If you get easily annoyed or lose your temper it may not be anger. Shame is a painful, visceral emotion, that may lurk behind. But what can you do about anger when it is a cover for shame?
Anger in the pandemic
We are living in the strangest time in living history. The coronavirus pandemic has required that we all make changes. And this situation and the virus may have affected us in many other ways.
We are in forced confinement with our spouse, partner or even our kids, that may be too close for comfort. Our usual coping strategies, of travel, socialising etc may have been taken away from us. We are in a situation where we are more isolated, even in the safety of our own home.
What can we do about anger?
If you find yourself shouting more, getting irate on the phone, barely able to hide your annoyance at that stranger who passed you a little too close in the street, or full of rage of the increase in footfall on your usual walking routes. Perhaps you have become meaner. For many of us, anger is easier to do than what may be lurking beneath: shame.
Shame is a difficult emotion and perhaps one of the last taboos in our society. Shame is an acutely painful feeling of feeling fundamentally wrong or inadequate. A deeply held belief about our unworthiness or lack of ‘goodness’ as a person.
We cover it up
In fact, it can be an incredibly painful experience, especially when there are layers of shame that have built up over the years. And if we were shamed or humiliated as a child, intentionally or otherwise, and it wasn’t contained or seen. If we carry these layers of shame into our adult life, and a situation or event, often in relationships, triggers it we can have a strong physiological reaction. It can feel like a weight or dread in our stomach, we may feel nauseous or actually be sick, or faint. We might tremble, or feel dizzy. All said, shame wants to make us hide, to disappear.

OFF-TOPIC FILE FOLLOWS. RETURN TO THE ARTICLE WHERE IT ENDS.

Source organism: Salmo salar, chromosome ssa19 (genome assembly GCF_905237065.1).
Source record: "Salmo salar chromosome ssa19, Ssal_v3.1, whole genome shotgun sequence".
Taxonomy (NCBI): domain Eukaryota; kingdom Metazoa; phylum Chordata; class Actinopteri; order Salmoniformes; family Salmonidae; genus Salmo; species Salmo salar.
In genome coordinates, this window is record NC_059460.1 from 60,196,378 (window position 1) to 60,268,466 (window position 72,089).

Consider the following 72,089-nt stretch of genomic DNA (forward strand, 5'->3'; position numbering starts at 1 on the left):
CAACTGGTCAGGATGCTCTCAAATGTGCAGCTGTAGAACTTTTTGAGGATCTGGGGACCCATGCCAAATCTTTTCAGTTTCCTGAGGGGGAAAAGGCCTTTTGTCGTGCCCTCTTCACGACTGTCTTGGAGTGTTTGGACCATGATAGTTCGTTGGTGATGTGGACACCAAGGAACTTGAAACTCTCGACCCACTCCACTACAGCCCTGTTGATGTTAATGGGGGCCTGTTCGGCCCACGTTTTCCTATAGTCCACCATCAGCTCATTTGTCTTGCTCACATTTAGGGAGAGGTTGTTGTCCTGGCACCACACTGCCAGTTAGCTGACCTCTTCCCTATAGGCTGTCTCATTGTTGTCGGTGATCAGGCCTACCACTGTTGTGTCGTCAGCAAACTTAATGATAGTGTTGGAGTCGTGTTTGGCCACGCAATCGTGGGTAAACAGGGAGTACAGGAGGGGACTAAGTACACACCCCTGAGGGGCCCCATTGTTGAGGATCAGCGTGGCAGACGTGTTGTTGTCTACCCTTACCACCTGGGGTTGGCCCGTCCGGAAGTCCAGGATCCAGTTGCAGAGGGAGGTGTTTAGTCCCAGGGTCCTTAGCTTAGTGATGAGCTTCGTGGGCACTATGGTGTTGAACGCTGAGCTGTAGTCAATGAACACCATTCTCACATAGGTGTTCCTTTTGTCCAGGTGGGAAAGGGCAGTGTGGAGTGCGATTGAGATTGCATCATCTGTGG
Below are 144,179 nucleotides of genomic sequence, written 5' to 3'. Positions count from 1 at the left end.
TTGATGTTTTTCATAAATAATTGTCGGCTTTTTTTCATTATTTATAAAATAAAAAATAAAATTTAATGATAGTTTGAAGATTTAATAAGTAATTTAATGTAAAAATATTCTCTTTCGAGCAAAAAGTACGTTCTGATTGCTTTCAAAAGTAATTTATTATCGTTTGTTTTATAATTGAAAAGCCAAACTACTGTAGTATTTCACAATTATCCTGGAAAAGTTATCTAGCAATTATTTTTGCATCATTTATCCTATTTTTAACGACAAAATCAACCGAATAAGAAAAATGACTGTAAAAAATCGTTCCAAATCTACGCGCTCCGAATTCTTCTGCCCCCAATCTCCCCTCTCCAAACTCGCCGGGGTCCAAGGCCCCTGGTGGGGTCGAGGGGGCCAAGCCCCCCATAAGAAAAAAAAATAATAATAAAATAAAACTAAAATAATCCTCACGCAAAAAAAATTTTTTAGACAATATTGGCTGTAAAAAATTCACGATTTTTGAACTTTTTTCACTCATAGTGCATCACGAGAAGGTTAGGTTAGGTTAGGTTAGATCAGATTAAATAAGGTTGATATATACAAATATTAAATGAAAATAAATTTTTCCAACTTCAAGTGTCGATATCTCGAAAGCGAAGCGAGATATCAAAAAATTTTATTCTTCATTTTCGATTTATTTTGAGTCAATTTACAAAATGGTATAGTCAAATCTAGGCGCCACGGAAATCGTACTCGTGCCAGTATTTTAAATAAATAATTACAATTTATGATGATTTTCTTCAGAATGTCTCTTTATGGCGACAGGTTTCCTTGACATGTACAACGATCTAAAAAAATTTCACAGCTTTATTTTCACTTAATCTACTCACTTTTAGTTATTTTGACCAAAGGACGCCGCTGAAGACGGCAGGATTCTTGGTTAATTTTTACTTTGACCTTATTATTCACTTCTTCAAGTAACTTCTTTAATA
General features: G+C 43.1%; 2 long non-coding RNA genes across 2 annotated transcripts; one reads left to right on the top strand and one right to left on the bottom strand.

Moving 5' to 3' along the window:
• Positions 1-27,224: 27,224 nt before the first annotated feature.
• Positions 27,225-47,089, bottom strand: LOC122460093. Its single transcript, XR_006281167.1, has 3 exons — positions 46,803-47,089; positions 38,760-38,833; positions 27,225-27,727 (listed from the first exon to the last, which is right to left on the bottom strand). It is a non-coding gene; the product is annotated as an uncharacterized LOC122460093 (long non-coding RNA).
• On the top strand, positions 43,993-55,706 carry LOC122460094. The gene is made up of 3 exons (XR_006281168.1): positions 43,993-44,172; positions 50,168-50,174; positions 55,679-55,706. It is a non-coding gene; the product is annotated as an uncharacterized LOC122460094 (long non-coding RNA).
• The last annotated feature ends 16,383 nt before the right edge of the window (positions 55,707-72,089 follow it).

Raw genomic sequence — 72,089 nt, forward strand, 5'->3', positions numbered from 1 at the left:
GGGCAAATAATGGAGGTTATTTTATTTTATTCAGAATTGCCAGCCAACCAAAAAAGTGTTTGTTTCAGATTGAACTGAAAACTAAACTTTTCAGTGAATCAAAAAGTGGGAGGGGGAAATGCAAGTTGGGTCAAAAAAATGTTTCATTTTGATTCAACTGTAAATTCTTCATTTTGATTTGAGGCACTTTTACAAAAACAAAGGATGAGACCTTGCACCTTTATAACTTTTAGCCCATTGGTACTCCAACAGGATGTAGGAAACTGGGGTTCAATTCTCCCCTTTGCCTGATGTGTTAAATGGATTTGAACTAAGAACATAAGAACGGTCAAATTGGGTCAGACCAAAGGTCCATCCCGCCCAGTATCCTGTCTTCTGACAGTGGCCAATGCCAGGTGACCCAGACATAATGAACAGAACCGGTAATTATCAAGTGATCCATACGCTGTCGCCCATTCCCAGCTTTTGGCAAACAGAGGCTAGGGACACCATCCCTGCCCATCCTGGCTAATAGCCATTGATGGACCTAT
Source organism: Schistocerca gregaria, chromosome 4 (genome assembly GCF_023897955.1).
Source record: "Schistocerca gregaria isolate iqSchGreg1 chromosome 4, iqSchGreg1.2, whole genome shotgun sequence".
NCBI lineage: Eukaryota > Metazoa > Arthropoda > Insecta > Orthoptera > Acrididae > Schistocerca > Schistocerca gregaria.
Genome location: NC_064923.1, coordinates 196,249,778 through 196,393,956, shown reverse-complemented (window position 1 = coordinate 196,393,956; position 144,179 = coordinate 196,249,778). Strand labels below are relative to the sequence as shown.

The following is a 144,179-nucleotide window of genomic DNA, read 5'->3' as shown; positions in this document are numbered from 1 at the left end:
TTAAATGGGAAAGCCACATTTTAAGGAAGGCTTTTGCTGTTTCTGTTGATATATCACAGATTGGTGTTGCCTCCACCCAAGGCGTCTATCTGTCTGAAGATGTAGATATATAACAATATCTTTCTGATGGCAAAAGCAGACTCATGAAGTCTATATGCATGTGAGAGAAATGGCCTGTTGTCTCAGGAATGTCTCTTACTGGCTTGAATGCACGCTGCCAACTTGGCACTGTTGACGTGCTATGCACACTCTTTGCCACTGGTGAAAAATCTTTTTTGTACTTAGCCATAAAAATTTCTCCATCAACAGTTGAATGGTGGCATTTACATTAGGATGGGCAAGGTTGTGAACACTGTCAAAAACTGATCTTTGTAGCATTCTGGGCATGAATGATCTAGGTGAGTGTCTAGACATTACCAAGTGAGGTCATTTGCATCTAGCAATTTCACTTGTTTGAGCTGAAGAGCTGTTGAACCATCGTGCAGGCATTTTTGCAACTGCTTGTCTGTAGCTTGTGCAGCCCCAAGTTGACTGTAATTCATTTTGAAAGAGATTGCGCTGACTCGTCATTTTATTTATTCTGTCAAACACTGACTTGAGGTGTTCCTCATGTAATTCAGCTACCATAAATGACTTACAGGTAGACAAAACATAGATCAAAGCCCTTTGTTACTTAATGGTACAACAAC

Of course, something as terrible as this often cannot be tolerated. So we do something else instead. Often that involves us getting angry.
This might come out as bursts of irritability or even rage: at our loved ones, or at strangers. Though loved ones are often ‘safer’ so they may get the brunt of it. And then we feel terrible. This increases the shame experience and propagates the cycle of shame.
Where else the anger might appear
Another way that anger comes out, perhaps in a more passive-aggressive or certainly indirect way, is through blame. We project the shame onto others and blame them. We split the world into ‘goodies’ and ‘baddies’ and, for the slightest perceived indiscretion, the other becomes all bad. So we turn against family and friends. People around us cannot tolerate this unfair treatment. So we become more isolated. And our shame is triggered.
The purpose of shame
Guilt is a sense that ‘I have done something wrong’ rather than the ‘I am wrong’ of shame. Both, believe it or not, are prosocial emotions in that they have a healthy purpose in humans. Shame is there as an indicator that we have done or said something, or behaved in some way, that may cause us to risk our position in our group, family or society as a whole. So this terrible feeling, acts as an impetus for us to change and therefore belong. It is prosocial in that it increases our connectedness to others.
Origins of shame
We can experience shame very early in life, in pre-verbal stages in fact. As early as 15 months, an infant can have a visceral experience of being defective. Perhaps if a mother is unresponsive, neglectful or intrusive. The pre-verbal origins might explain why the visceral quality, the felt experience, of shame is do debilitating. The posture of collapse that shame brings about, initiates a similar collapse in our nervous system: vagal syncope. We go into freeze mode or disconnection and dissociation. All this happens outside of our conscious awareness, precisely because of the pre-verbal, beyond words and thought, origins of shame.